Matt: There are links to the company itself that we're going to be talking about. So, I'm a frequent visitor, or used to be a frequent visitor of upper left roasters. They're in Ladd's Addition in southeast Portland. Fantastic space. And they make really great coffee, of course. But I love -- I love everything about the space that's there and their brand and the whole thing. And so, what you'll see on this board is kind of almost a representation of what I do at the studio with our design team. Is we'll take -- we'll print out or even do a collaborative board like this where we're grabbing things that are representative of the brands, of the space, of maybe some of their competitors I things they want to do. To create a visual or a map of what they are about. This first tile, number one, is shots from their Instagram, their website. There's a link in the corner if you want to see that later. You know, be my guest. But you'll see they have this really beautiful mark that's like the upper left arrow. The second board is just a -- a collection of some of the things that their brand designer -- that one down on the left, yeah.
Jason: Down on the left.
Matt: Yeah. Down here. their brand designer put together Adam Garcia, who is now I think an art director at Apple. Super-talented guy. But he put together this collection of graphics for them to play with. Which you'll see applied to, you know, UI for online and T-shirts. The whole thing, right? As you should with a brand. So, collect things like that. And then number three is like the larger tile. Which is showing some of the -- some content from field work design, which is the architecture firm that actually worked on the space that exists today.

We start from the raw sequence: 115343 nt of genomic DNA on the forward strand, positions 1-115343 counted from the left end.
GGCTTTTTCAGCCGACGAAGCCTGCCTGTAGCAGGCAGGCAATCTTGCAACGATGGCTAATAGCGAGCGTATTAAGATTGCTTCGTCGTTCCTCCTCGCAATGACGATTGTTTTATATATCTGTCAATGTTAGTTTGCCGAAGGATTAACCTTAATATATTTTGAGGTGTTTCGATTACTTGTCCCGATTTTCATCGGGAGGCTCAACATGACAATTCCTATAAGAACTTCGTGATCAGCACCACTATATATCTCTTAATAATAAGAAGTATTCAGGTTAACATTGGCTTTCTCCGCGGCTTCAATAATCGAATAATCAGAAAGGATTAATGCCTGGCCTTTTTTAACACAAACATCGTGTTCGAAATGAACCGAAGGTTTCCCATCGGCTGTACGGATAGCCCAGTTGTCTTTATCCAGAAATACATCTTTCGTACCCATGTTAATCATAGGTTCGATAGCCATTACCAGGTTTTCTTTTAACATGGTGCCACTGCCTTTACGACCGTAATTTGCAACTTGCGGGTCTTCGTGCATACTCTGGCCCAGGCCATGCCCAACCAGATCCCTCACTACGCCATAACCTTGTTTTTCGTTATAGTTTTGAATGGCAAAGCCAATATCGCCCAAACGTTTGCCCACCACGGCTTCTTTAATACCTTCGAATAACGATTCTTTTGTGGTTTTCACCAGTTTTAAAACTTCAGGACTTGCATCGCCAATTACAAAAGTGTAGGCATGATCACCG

Jason: Oh, cool.
Matt: You'll see they were inspired by, you know, the triangle that forms.
Jason: I feel like we should take a quick tangent. This is a map of southeast Portland. Normal streets, normal streets, everything looks great. And then you get into Ladd's Addition. Look at this nightmare -- I mean, it's beautiful. Gorgeous roundabouts, it's lovely if you could afford to live there. But it's the Bermuda Triangle if you try to go there. You lose your sense of direction and drive in circles until you run out of gas and call the cops. Luck, somebody please come and rescue me. They've got to Medevac you out. Sorry, totally derailed you. This red --
Matt: That little red triangle becomes a graphic device -- it's representative of the lot that the shop is on.
Jason: And they call themselves -- is it upper left because they're in the upper left side of Ladd's?
Matt: Yeah, that and I think the upper left of the country.
Matt: Being in the Pacific Northwest. I've got a planned view of the shop there. Below the map. You can kind of see more detail about how it's laid out. This is all from field work, by the way. I didn't design any of this. Just to be super-clear about it. Just kind of collecting data, right? The top right image on this board shows, like, the palette and how, you know, they've got like some little indicators that show terra cotta, white oak from Oregon. And a recap of all the things in action. You can see the graphic device, that triangle is being used as an inset piece on some of their -- the coffee counter, the barista counter itself as well as the furniture throughout the space.
Jason: what a beautiful space. I don't think I've been to this coffee shop. Have to check it out.
Matt: Definitely check it out. The board, if you scroll further over, you'll see photos by Marshall Steves. If you want to see more examples of what it looks like with people in it. Which I enjoy because, you know, you're designing spaces for people. It's not for, you know, architecture photos.